I started 2016 with high hopes and a raging head cold.
This year, no head cold–but my optimism is firmly tempered.
Last year I was simply thankful to reach 30, despite many crises in my twenties that made planning for the future difficult. I had lost much in preceding years, and sadness reigned when I thought of all the negativity present in the universe in part because of me. Calmness reigned when I looked, instead, ahead, as someone who at last had triumphed over their traumas.
That sense of triumph did not last long. I taught my first course, but felt like I was blundering through the material I had so lovingly put together. I tried to mend the more exhausting relationships in my life, and ended up estranged from a great deal of community for months. I created some healthy distances in my life, but only with great strife, while the intensity of my work schedule made it hard to build better connections in their place.
I suspect I was wounded most, though, by my own ego. In some communities, 30 is supposed to be an age of wisdom: the earliest age of candidacy for some political offices; the age of rabbinical viability for figures from both the Old Testament and the New. But of course, even the character of Christ has his failings, like his temper tantrum over a fig tree–and there’s something comforting about that, even as an atheist: knowing that people can have their missteps overtly acknowledged, and still be celebrated for other, ostensibly more constructive acts. Meanwhile, other traditions recognize 30 simply as the beginning of a new phase in personal growth. In Plato’s Republic, the character of Socrates purports that 30 is the age when the dialectic can first be taught with any measure of protection against the “insanity” of youthful eristicism–and even then, only with great care and prolonged study, after which
they must be sent down again into the den and compelled to hold any military or other office which young men are qualified to hold: in this way they will get their experience of life, and there will be an opportunity of trying whether, when they are drawn all manner of ways by temptation, they will stand firm or flinch.
Only after this, and much more, does Plato’s Socrates suggest that the survivors at 50 will have wisdom enough to rule over their own lives, let alone provide vital leadership to the rest. I have a ways to go, then, before I require further excuses for failing to achieve a better balance in my own life–and in 2017, I intend to make full use of this extension.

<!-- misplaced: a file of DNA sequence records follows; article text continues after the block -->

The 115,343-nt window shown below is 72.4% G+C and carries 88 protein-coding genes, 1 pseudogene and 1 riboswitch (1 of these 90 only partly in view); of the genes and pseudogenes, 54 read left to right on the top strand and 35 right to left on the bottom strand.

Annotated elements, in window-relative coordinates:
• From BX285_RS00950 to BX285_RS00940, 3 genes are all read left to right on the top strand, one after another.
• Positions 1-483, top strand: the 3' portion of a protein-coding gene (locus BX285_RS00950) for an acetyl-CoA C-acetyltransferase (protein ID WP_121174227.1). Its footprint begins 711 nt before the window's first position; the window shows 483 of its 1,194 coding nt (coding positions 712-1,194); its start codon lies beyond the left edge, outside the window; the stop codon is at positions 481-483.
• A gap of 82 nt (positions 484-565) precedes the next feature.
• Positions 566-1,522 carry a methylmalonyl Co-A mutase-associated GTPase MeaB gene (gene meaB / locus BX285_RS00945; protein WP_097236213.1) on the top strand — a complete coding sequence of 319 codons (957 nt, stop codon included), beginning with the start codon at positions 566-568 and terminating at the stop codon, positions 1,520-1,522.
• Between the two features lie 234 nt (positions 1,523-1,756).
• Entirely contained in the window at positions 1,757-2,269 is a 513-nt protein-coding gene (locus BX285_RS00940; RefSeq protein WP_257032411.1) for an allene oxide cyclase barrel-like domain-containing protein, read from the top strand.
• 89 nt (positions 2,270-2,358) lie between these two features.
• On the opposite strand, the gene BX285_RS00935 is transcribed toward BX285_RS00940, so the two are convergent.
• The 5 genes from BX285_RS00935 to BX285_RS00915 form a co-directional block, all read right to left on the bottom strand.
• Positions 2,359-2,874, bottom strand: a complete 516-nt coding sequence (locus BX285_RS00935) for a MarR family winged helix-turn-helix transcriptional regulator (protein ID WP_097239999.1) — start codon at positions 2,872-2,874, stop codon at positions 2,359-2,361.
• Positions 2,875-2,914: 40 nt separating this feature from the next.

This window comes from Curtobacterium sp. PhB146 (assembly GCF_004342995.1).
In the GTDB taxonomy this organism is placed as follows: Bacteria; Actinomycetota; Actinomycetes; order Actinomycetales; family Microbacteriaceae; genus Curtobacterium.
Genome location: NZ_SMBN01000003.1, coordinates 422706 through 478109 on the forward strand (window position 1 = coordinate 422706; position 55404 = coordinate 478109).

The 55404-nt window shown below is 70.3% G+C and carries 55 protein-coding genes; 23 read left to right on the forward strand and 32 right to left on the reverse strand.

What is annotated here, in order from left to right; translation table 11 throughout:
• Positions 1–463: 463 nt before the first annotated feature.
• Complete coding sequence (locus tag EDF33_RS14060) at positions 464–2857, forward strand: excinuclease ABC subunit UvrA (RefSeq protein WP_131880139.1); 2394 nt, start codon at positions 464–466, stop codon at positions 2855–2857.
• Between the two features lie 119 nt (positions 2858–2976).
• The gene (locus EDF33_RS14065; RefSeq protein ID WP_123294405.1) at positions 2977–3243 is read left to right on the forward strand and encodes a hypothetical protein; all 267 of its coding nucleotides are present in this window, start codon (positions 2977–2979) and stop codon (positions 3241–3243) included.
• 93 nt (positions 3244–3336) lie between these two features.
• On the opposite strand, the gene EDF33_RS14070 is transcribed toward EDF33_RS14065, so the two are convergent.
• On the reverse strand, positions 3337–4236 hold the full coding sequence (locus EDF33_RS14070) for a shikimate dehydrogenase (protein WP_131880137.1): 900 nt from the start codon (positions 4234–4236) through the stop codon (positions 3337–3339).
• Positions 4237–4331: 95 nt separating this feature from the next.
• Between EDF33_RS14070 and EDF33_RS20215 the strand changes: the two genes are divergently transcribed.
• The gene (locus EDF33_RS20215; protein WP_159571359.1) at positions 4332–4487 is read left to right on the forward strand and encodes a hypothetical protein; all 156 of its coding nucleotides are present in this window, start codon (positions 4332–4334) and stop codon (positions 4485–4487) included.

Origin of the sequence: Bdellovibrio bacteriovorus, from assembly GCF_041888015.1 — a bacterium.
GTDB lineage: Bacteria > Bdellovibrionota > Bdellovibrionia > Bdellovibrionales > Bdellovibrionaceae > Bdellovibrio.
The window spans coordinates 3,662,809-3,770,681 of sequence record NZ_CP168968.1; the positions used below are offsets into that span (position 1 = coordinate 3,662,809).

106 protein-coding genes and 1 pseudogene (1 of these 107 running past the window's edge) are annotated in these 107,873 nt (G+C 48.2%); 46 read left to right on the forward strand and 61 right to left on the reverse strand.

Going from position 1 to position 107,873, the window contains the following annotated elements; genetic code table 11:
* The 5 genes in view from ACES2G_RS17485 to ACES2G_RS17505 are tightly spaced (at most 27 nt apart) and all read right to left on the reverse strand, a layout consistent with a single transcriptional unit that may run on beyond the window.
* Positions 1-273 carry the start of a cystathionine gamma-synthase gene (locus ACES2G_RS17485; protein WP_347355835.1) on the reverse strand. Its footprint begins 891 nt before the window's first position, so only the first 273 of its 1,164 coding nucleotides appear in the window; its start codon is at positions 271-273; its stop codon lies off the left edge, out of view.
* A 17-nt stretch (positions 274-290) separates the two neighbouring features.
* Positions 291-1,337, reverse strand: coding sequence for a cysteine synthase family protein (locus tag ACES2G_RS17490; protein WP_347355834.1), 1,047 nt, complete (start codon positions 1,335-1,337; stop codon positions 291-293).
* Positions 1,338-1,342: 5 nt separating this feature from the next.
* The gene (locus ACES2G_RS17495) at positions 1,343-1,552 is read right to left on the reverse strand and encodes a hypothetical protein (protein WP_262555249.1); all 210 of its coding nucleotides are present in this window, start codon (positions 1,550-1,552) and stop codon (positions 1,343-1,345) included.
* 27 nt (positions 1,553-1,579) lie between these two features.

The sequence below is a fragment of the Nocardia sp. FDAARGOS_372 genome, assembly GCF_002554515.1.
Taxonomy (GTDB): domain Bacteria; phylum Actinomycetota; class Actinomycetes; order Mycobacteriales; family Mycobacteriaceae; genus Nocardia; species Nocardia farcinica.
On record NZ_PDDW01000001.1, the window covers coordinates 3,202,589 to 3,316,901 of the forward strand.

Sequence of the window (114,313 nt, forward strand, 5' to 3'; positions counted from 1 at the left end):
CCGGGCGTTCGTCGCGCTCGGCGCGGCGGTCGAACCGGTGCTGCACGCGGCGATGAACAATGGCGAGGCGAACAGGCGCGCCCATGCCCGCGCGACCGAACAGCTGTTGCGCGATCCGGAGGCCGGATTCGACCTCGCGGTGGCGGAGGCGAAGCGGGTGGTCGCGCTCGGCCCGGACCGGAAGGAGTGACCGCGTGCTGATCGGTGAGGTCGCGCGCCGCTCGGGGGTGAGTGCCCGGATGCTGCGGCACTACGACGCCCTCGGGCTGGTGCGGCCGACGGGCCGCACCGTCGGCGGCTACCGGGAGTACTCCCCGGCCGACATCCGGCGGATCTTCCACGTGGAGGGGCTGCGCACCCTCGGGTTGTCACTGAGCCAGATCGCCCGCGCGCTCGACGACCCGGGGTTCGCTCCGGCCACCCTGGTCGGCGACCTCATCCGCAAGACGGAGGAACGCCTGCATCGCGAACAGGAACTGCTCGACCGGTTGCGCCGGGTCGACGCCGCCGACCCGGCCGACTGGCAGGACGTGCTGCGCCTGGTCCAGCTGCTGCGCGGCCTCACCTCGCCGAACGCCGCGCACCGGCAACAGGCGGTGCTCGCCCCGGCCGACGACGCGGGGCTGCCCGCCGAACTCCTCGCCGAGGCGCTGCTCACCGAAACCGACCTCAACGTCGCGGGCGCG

In the wake of 2016’s global politics, for instance, a final gear seems to have fixed itself in my heart, driving an engine of conviction that has, if not a clear endpoint, at least a direction: a sense that the time for play is over, and the real work must begin. Not since 9/11 have I felt so present in my own era, or so certain that “big history” is stirring–overtly and inscrutably–all around me. On the one hand, I know that these are dangerous feelings, because a deep immersion in political histories can distract a body from the specifics of a given cultural context. To this end, I wonder sometimes if my current fears are out of proportion with the actual extent of today’s threats to forty years of (already uneven) social advancement.
But then again, so what if these fears are out of proportion? Because, on the other hand, the greater danger lies in waiting until the world is burning in order to say, See? I was right all along! If the worst price we’ll have to pay for advocating harder, right now, for our most vulnerable populations and democratic institutions is the risk that, years later, others might shrug at the thought that either was ever really threatened in the first place, so be it. Let us live to mark that privileged future as the truest sign of our victory in the present.